Air-to-Air Adventure

A photo mission with the pros.

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It’s late morning, and I’m at 9500 feet near Tallahassee, on my way to school. As the magazine’s new guy, I can’t afford to miss a learning opportunity, so when I heard professional air-to-air photographer Richard VanderMeulen would be in Florida to shoot features for KITPLANES® during Sun ‘n Fun week, I cleverly proposed a “reader ride-along” article. Editor Paul Dye gave his blessing, VanderMeulen agreed to a temporary apprentice, and now I’m southbound in my RV-8. It’s a beautiful day, warm and bright blue, with a brisk wind at my back. Hmm…the XM says windsocks are popping smartly all along the coast. I wonder if it will calm down this evening?

Arriving at George Baker Aviation in New Smyrna Beach, I find Beechcraft expert Curtis Boulware removing the rear doors and most of the club seating from his faithful A-36 Bonanza. Boulware is one of VanderMeulen’s regular photo ship pilots. Chatting about the upcoming photo mission, I learn that the A-36 is a favorite air-to-air platform, with a wide speed range and an excellent field of view. Although not strictly required, removing the seats will allow VanderMeulen to sit on the floor and move about the door opening.

The annual New Smyrna Balloon and Skyfest is going on as we prepare. Patti Wagstaff is making her turnarounds overhead, followed by the AeroShell T-6 team. Boy, this is fun!

While chatting with VanderMeulen about the upcoming photo mission, Boulware removes the rear doors and most of the club seating from his faithful A-36 Bonanza.

Preflight

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I notice VanderMeulen carefully checking every corner of the interior. He says he is looking for loose objects and dirt, then tells a funny story about renting a dog-owner’s Bonanza and spending hours vacuuming, rather than suffer a dog hair storm on takeoff. He also tells about getting some aluminum drill swarf blown into his eye, which was not so funny.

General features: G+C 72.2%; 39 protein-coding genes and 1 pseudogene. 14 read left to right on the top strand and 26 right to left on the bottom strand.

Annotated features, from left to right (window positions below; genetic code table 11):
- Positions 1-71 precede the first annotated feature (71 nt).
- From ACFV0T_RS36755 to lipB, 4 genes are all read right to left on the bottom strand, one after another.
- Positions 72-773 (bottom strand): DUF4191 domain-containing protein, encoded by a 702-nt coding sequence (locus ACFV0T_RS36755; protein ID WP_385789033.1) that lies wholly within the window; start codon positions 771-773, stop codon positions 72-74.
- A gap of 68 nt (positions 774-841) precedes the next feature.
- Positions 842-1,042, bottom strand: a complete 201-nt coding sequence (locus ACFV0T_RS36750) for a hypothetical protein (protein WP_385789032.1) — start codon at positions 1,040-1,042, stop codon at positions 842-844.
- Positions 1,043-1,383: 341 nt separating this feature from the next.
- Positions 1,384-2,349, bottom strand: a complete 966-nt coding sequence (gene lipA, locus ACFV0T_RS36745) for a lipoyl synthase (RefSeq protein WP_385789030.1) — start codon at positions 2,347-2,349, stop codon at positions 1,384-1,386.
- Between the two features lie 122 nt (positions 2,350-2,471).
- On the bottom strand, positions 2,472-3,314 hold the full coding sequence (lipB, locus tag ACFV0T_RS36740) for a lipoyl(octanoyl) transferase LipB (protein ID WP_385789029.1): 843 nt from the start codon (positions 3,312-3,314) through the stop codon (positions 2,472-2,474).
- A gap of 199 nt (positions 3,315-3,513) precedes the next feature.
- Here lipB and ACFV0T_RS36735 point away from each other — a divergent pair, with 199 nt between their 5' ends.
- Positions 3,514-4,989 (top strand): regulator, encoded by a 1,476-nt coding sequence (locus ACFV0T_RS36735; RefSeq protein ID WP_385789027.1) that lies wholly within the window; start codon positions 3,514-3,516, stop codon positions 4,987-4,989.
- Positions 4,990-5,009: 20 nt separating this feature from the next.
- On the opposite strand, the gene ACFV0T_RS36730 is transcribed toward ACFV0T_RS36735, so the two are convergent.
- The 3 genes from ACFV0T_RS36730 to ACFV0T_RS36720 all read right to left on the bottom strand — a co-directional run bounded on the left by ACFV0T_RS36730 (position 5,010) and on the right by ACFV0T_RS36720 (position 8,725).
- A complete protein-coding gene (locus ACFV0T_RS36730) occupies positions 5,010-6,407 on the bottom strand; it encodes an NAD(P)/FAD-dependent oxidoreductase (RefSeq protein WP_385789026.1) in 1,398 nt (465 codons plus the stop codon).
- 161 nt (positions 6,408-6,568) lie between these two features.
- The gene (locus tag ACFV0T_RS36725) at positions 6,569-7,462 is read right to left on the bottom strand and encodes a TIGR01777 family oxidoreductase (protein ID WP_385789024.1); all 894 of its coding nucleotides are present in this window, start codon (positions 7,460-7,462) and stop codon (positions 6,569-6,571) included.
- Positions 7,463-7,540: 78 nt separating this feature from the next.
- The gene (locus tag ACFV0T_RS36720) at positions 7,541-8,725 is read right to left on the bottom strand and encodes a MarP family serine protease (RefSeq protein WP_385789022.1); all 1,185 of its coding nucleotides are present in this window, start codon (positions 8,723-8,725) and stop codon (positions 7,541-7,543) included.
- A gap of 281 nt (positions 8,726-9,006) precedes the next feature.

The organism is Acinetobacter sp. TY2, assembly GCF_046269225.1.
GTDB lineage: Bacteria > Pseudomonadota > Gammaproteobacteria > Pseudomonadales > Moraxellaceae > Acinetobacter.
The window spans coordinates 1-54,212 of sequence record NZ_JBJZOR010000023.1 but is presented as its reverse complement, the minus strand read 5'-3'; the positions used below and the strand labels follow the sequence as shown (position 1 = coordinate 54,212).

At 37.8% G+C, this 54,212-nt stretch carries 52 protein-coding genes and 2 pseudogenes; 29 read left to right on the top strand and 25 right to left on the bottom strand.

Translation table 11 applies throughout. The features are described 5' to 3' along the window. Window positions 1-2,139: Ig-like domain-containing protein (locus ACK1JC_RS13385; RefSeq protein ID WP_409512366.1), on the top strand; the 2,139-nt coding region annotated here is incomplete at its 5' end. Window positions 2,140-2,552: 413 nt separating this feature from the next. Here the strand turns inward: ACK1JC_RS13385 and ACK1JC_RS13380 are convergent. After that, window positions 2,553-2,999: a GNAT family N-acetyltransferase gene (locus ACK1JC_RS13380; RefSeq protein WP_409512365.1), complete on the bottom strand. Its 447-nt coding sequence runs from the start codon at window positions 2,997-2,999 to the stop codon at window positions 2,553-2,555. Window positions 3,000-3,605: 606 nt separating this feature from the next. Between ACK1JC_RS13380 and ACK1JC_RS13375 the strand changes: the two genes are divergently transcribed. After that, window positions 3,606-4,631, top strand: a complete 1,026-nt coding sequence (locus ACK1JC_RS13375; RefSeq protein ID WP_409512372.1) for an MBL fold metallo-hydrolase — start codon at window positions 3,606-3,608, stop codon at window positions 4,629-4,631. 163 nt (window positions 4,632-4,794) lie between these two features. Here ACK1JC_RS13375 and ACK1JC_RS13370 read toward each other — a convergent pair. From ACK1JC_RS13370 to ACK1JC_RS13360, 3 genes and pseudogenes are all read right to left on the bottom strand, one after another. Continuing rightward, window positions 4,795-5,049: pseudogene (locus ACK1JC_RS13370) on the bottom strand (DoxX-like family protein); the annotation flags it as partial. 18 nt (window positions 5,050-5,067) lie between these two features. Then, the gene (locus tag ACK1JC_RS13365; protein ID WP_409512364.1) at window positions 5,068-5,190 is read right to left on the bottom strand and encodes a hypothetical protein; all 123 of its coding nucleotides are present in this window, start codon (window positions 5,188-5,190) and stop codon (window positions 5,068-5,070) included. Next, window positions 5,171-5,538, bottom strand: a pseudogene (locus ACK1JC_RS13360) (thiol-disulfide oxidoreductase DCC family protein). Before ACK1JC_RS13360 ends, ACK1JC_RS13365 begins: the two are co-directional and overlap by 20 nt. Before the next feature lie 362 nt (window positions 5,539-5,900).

The seat rails and supports remain bolted in the airplane. We’ll use them as safety harness anchors. VanderMeulen, the professional, has a real harness, custom made for him by a parachute manufacturer, and he adjusts his anchor strap so he can’t quite fall out the open door. I don a climber’s seat harness, a relic from former adventures. I am advised that photographers have been known to slip out of them, so I pull it real tight and clip into an anchor well away from the door.

VanderMeulen has learned from experience that it pays to check every corner of the interior for loose objects and dirt.

VanderMeulen’s harness incorporates a back pad. That’s because hardware (like exposed seat rails) will jab and poke without mercy, not to mention tearing your pants or performing an ad hoc vasectomy. Such concerns are valid, because so far, the wind has not abated very much, and we’re starting to wonder if it might be a wee bit bumpy up there.

Eventually we strap in and Boulware fires up the mighty Continental. He shuts it down again when VanderMeulen notices the hat shelf flopping in the propwash aft of the open door. A few feet of tape cures the problem, and we head for the runway.

VanderMeulen works on static shots of Berry’s Cassutt, gathering frame after frame from every imaginable angle.